On August 14, 2012, Appellants United Telephone Company of Ohio (“UTO”) and Sprint filed their Merit Brief in Stammco v. United Tel. Co. of Ohio, Ohio Supreme Court Case No. 2012-0169.
UTO and Sprint’s proposition of law at issue in the appeal is this:
“A trial court does not abuse its discretion by evaluating the merits of the plaintiffs' claims when considering class?certification.”
In support of this proposition, UTO and Sprint make four primary arguments.
First, appellants urge the Court to follow the U.S. Supreme Court’s recent decision in Wal-Mart rejecting the notion that merits issues cannot be considered at the class certification stage.
Appellants assert that Ohio courts have for decades misunderstood Eisen v. Carlisle & Jacquelin, 417 U.S. 156 (1974),toprohibit any consideration by the trial court of merits issues when ruling on class certification. Based on Eisen, the Ohio Supreme Court ruled in Ojalvo v. Bd. of Trustees of Ohio State Univ., 12 Ohio St.3d 230, 233 (1984) that class certification "does not go to the merits." Id. (Appellant’s Brief, at 16.) Since then, Appellants argue, Ohio courts have mistakenly—and repeatedly—cited Ojalvo, Eisen, or both, as barring any consideration of merits issues at the class certification stage.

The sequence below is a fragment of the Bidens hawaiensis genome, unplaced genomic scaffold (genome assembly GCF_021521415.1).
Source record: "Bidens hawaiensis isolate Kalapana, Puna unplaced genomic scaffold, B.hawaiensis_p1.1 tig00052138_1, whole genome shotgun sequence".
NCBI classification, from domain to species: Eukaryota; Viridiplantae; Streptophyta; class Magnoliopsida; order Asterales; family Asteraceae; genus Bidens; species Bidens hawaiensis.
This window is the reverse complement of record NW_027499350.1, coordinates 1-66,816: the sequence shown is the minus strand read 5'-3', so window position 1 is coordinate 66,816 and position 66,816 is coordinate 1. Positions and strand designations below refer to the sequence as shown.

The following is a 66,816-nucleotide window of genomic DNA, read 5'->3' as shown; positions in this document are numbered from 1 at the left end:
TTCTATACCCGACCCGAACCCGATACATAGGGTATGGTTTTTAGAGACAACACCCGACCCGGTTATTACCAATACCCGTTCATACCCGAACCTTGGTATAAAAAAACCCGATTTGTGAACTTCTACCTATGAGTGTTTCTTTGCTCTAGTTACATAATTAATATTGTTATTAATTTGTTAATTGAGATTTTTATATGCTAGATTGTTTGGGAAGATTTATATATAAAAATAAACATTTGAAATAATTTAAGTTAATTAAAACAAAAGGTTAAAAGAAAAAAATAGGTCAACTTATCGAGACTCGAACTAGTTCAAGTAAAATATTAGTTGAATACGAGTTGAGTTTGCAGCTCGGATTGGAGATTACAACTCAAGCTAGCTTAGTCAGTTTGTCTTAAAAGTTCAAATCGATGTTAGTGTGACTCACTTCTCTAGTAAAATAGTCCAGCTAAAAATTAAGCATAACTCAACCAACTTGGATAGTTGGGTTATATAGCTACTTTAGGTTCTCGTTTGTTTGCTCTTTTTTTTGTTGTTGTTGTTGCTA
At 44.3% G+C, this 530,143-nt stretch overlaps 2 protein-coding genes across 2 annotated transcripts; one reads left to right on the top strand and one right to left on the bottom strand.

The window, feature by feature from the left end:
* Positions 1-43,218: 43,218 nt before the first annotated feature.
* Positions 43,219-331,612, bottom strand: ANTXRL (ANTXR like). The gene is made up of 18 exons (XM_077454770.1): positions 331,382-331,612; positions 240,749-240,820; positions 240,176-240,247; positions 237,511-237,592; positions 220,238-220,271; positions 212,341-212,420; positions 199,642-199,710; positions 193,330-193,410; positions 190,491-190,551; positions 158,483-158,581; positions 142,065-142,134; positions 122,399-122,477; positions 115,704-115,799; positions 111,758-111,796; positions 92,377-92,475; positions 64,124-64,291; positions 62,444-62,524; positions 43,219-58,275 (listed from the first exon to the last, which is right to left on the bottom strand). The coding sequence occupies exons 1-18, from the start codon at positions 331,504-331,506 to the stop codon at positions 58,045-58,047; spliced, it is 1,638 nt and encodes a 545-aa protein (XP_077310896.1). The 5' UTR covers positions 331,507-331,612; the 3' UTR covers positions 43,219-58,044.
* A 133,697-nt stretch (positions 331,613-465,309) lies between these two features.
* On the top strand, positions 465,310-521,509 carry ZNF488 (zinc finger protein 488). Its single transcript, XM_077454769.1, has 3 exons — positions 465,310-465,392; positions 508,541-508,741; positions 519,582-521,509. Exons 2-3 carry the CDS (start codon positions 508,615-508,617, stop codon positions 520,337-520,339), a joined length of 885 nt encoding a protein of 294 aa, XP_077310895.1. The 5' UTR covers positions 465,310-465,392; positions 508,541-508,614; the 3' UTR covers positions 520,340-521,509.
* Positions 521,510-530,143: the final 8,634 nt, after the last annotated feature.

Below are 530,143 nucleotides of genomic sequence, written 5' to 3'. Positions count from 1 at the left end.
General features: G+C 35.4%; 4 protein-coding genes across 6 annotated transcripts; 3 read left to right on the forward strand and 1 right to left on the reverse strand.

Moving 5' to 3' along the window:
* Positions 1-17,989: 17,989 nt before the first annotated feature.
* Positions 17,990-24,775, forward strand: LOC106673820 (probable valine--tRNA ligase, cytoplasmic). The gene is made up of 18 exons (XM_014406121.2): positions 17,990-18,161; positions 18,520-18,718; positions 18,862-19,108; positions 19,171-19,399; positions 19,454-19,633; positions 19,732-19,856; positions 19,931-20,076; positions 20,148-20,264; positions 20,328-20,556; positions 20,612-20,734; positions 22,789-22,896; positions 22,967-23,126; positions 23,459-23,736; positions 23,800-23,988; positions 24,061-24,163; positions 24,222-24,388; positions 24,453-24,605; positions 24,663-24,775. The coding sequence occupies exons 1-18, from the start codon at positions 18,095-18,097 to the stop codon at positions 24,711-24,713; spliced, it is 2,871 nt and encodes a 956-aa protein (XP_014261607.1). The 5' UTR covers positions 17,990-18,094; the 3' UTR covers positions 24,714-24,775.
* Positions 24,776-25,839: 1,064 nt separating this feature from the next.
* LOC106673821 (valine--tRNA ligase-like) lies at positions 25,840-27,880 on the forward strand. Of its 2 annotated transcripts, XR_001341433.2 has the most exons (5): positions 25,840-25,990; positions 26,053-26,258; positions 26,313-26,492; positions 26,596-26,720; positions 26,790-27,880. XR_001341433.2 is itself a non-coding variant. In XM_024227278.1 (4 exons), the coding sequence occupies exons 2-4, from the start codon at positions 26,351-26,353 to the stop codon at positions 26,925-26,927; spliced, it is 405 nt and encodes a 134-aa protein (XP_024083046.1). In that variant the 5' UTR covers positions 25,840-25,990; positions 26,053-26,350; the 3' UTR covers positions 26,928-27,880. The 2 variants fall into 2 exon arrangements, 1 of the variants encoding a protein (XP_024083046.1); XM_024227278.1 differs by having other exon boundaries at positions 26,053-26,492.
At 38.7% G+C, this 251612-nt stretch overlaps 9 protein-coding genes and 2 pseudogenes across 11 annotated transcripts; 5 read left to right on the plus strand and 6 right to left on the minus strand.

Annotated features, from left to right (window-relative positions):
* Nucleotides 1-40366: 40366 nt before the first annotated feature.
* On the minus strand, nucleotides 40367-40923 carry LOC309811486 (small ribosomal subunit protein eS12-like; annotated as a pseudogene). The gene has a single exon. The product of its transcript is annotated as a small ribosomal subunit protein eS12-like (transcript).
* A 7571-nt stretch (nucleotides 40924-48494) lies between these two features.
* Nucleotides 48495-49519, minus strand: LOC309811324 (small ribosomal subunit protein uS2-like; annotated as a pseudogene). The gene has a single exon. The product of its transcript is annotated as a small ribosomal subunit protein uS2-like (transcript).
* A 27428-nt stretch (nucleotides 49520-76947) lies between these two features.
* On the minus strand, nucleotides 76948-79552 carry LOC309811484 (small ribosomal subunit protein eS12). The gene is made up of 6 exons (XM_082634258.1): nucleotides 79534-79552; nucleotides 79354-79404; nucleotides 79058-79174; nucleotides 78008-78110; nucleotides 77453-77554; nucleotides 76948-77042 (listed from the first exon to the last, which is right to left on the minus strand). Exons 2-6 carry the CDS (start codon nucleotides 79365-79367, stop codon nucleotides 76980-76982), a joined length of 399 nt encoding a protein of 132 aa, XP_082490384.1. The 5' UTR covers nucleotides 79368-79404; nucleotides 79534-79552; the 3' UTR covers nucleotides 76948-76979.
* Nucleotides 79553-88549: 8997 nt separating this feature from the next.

But, appellants argue, in the recent Wal-Mart decision, the U.S. Supreme Court rejected once and for all Ojalvo's reading of Eisen “and with it the mistaken notion that merits issues have nothing to do with class certification.” (Id. at 17.) Rather, the Wal-Mart Court recognized that consideration of the merits (i.e. consideration of what the law requires plaintiffs to prove, and whether that can be proven for all class members in one stroke) is both appropriate and necessary. (Id.)
Thus, appellants assert, the Sixth District Court of Appeals should have followed the reasoning of Wal-Mart—and not Eisen or Ojalvo—and affirmed the trial court’s consideration of certain merits issues in making its decision to deny class certification.
Second, appellants make the fact-specific argument that the trial court properly considered certain merits issues as each of these merits issue impacted whether the Rule 23 requirements were satisfied.
Third, appellants assert that the class definition proposed by Appellees is flawed. Appellants cite the trial court’s concern that determination of “consent” and “authorization” for certain charges would not permit class members to be identified with a reasonable amount of effort. UTO’s records, for example, would not show whether customers received charges they claim were “not authorized,” or whether in fact any particular charge was “not authorized” by the customer.
Finally, appellants assert that from a factual perspective, there are no common issues of law or fact, individualized issues predominate, the class is unmanageable, and the Plaintiffs lack standing because the named Plaintiffs did not receive or pay certain charges included the class definition.
Stay tuned for further coverage of the Ohio landscape as these important cases continue to make their way through Ohio’s highest court.